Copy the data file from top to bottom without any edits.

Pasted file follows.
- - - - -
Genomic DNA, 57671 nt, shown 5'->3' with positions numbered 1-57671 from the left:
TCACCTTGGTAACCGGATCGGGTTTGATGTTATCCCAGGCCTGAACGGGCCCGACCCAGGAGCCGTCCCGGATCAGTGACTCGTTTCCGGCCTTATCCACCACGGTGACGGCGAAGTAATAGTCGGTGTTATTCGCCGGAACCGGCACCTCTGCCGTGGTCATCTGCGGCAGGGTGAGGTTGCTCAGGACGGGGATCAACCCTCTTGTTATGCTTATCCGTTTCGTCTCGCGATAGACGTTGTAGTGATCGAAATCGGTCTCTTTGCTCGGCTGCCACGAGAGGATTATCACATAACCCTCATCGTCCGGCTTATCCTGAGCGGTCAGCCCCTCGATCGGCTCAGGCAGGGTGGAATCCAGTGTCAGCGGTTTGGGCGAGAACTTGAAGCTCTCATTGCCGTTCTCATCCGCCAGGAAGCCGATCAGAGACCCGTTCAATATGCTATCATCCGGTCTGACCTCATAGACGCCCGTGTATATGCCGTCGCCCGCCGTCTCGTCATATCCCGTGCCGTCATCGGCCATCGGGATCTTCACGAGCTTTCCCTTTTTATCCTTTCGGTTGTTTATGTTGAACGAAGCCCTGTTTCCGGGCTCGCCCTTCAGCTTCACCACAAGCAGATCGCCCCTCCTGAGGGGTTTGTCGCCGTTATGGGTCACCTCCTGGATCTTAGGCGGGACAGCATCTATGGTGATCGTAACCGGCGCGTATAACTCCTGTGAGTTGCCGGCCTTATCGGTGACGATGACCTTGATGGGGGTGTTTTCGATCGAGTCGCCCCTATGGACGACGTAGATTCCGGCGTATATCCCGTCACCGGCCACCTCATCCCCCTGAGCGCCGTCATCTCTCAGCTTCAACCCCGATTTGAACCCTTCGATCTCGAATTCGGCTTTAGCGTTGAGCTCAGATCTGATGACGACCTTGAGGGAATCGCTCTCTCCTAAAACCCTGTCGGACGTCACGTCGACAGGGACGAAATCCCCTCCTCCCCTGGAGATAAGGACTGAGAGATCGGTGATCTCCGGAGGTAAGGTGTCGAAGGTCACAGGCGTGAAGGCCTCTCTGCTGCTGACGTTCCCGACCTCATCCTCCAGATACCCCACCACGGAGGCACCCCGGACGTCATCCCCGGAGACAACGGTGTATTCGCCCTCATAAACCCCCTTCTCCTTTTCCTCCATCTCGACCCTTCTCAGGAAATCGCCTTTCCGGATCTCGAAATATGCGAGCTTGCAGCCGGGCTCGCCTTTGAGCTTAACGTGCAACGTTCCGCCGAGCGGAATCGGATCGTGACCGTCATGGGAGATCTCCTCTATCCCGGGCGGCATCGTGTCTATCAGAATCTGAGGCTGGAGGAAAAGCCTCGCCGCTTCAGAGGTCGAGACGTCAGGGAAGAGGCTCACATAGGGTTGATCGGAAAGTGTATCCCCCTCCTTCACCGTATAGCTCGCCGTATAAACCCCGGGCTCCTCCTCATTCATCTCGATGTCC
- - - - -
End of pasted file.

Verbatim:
Genomic DNA, 57671 nt, shown 5'->3' with positions numbered 1-57671 from the left:
TCACCTTGGTAACCGGATCGGGTTTGATGTTATCCCAGGCCTGAACGGGCCCGACCCAGGAGCCGTCCCGGATCAGTGACTCGTTTCCGGCCTTATCCACCACGGTGACGGCGAAGTAATAGTCGGTGTTATTCGCCGGAACCGGCACCTCTGCCGTGGTCATCTGCGGCAGGGTGAGGTTGCTCAGGACGGGGATCAACCCTCTTGTTATGCTTATCCGTTTCGTCTCGCGATAGACGTTGTAGTGATCGAAATCGGTCTCTTTGCTCGGCTGCCACGAGAGGATTATCACATAACCCTCATCGTCCGGCTTATCCTGAGCGGTCAGCCCCTCGATCGGCTCAGGCAGGGTGGAATCCAGTGTCAGCGGTTTGGGCGAGAACTTGAAGCTCTCATTGCCGTTCTCATCCGCCAGGAAGCCGATCAGAGACCCGTTCAATATGCTATCATCCGGTCTGACCTCATAGACGCCCGTGTATATGCCGTCGCCCGCCGTCTCGTCATATCCCGTGCCGTCATCGGCCATCGGGATCTTCACGAGCTTTCCCTTTTTATCCTTTCGGTTGTTTATGTTGAACGAAGCCCTGTTTCCGGGCTCGCCCTTCAGCTTCACCACAAGCAGATCGCCCCTCCTGAGGGGTTTGTCGCCGTTATGGGTCACCTCCTGGATCTTAGGCGGGACAGCATCTATGGTGATCGTAACCGGCGCGTATAACTCCTGTGAGTTGCCGGCCTTATCGGTGACGATGACCTTGATGGGGGTGTTTTCGATCGAGTCGCCCCTATGGACGACGTAGATTCCGGCGTATATCCCGTCACCGGCCACCTCATCCCCCTGAGCGCCGTCATCTCTCAGCTTCAACCCCGATTTGAACCCTTCGATCTCGAATTCGGCTTTAGCGTTGAGCTCAGATCTGATGACGACCTTGAGGGAATCGCTCTCTCCTAAAACCCTGTCGGACGTCACGTCGACAGGGACGAAATCCCCTCCTCCCCTGGAGATAAGGACTGAGAGATCGGTGATCTCCGGAGGTAAGGTGTCGAAGGTCACAGGCGTGAAGGCCTCTCTGCTGCTGACGTTCCCGACCTCATCCTCCAGATACCCCACCACGGAGGCACCCCGGACGTCATCCCCGGAGACAACGGTGTATTCGCCCTCATAAACCCCCTTCTCCTTTTCCTCCATCTCGACCCTTCTCAGGAAATCGCCTTTCCGGATCTCGAAATATGCGAGCTTGCAGCCGGGCTCGCCTTTGAGCTTAACGTGCAACGTTCCGCCGAGCGGAATCGGATCGTGACCGTCATGGGAGATCTCCTCTATCCCGGGCGGCATCGTGTCTATCAGAATCTGAGGCTGGAGGAAAAGCCTCGCCGCTTCAGAGGTCGAGACGTCAGGGAAGAGGCTCACATAGGGTTGATCGGAAAGTGTATCCCCCTCCTTCACCGTATAGCTCGCCGTATAAACCCCGGGCTCCTCCTCATTCATCTCGATGTCC